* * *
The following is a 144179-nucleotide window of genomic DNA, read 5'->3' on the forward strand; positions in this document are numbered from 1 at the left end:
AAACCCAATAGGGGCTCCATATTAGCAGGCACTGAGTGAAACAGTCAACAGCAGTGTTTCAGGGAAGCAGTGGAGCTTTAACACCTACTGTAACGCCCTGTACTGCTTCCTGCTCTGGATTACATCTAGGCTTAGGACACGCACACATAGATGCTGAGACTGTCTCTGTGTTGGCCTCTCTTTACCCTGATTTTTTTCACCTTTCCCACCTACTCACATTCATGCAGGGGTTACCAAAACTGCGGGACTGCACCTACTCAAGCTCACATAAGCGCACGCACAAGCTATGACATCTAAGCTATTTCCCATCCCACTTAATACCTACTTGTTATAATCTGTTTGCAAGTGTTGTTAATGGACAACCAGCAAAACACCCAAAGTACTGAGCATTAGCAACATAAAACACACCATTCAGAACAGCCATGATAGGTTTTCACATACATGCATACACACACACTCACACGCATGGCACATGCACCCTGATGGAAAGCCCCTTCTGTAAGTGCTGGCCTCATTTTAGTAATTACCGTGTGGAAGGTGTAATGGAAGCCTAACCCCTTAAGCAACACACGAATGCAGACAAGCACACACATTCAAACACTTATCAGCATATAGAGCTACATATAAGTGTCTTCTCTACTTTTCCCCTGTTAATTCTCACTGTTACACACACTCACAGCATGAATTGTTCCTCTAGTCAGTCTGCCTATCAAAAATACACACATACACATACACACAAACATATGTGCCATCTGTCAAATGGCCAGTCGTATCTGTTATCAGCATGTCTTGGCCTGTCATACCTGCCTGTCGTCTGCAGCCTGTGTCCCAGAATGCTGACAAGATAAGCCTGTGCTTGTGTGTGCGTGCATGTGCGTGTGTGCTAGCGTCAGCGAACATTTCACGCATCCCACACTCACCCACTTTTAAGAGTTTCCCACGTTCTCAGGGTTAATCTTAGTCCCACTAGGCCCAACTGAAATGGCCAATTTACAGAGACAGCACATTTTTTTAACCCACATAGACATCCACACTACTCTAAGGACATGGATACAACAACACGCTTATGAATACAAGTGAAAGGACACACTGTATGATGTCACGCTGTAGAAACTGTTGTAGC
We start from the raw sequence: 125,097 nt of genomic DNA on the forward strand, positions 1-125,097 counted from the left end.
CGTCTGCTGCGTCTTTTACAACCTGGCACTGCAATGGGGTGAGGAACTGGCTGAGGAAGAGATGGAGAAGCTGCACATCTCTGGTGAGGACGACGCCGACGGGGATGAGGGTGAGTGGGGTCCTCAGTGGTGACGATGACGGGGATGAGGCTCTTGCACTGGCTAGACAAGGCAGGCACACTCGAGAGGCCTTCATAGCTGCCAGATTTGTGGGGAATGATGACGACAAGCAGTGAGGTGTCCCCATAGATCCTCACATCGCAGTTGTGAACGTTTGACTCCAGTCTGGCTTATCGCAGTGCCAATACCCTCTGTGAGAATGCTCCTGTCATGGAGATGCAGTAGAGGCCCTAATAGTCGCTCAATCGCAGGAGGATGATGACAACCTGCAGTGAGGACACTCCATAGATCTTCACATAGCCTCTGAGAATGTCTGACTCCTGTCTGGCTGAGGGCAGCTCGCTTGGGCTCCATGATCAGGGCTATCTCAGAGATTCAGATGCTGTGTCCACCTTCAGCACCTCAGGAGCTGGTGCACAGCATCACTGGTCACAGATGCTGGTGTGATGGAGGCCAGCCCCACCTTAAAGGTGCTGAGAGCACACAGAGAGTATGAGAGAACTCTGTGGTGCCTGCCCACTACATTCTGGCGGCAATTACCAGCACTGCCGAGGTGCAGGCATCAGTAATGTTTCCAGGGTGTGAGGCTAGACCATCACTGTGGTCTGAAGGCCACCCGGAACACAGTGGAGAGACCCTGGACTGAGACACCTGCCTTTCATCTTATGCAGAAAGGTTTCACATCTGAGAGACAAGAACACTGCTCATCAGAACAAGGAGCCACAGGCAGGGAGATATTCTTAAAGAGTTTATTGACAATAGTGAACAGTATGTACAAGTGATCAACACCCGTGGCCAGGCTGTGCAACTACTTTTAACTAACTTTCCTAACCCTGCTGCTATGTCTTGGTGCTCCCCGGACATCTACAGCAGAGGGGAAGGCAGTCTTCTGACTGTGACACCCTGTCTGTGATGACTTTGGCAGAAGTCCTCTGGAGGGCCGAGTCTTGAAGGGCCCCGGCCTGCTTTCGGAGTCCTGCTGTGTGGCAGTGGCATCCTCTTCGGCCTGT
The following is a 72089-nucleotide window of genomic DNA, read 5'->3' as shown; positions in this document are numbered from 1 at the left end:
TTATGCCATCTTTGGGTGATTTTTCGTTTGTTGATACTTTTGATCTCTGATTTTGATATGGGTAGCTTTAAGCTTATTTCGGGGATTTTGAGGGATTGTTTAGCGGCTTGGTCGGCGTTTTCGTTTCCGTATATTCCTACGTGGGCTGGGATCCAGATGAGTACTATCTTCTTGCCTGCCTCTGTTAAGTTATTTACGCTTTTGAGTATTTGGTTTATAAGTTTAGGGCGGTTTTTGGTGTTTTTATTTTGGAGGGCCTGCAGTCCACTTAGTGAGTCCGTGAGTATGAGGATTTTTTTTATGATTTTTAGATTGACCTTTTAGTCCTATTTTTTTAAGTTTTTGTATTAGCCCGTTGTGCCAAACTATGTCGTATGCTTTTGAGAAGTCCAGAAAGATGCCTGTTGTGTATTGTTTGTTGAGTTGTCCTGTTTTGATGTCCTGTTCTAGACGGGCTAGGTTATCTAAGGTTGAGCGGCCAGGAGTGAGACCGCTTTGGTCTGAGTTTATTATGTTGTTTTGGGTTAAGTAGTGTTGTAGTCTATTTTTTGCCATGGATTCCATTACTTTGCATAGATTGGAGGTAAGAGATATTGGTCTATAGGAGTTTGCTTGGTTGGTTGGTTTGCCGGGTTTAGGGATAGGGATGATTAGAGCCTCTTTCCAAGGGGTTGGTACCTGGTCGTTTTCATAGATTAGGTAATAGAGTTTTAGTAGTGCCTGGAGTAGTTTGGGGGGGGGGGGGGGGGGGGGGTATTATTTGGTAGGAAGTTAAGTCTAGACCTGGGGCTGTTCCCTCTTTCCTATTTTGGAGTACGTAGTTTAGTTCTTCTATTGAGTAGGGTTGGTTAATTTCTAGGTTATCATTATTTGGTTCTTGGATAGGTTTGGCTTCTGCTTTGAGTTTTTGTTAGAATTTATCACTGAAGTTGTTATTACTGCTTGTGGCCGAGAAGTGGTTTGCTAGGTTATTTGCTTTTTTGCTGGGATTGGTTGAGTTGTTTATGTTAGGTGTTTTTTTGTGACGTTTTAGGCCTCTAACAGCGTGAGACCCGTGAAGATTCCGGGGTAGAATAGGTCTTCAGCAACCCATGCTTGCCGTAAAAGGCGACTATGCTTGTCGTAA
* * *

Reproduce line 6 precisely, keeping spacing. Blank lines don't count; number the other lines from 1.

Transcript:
TTATGCCATCTTTGGGTGATTTTTCGTTTGTTGATACTTTTGATCTCTGATTTTGATATGGGTAGCTTTAAGCTTATTTCGGGGATTTTGAGGGATTGTTTAGCGGCTTGGTCGGCGTTTTCGTTTCCGTATATTCCTACGTGGGCTGGGATCCAGATGAGTACTATCTTCTTGCCTGCCTCTGTTAAGTTATTTACGCTTTTGAGTATTTGGTTTATAAGTTTAGGGCGGTTTTTGGTGTTTTTATTTTGGAGGGCCTGCAGTCCACTTAGTGAGTCCGTGAGTATGAGGATTTTTTTTATGATTTTTAGATTGACCTTTTAGTCCTATTTTTTTAAGTTTTTGTATTAGCCCGTTGTGCCAAACTATGTCGTATGCTTTTGAGAAGTCCAGAAAGATGCCTGTTGTGTATTGTTTGTTGAGTTGTCCTGTTTTGATGTCCTGTTCTAGACGGGCTAGGTTATCTAAGGTTGAGCGGCCAGGAGTGAGACCGCTTTGGTCTGAGTTTATTATGTTGTTTTGGGTTAAGTAGTGTTGTAGTCTATTTTTTGCCATGGATTCCATTACTTTGCATAGATTGGAGGTAAGAGATATTGGTCTATAGGAGTTTGCTTGGTTGGTTGGTTTGCCGGGTTTAGGGATAGGGATGATTAGAGCCTCTTTCCAAGGGGTTGGTACCTGGTCGTTTTCATAGATTAGGTAATAGAGTTTTAGTAGTGCCTGGAGTAGTTTGGGGGGGGGGGGGGGGGGGGGGTATTATTTGGTAGGAAGTTAAGTCTAGACCTGGGGCTGTTCCCTCTTTCCTATTTTGGAGTACGTAGTTTAGTTCTTCTATTGAGTAGGGTTGGTTAATTTCTAGGTTATCATTATTTGGTTCTTGGATAGGTTTGGCTTCTGCTTTGAGTTTTTGTTAGAATTTATCACTGAAGTTGTTATTACTGCTTGTGGCCGAGAAGTGGTTTGCTAGGTTATTTGCTTTTTTGCTGGGATTGGTTGAGTTGTTTATGTTAGGTGTTTTTTTGTGACGTTTTAGGCCTCTAACAGCGTGAGACCCGTGAAGATTCCGGGGTAGAATAGGTCTTCAGCAACCCATGCTTGCCGTAAAAGGCGACTATGCTTGTCGTAA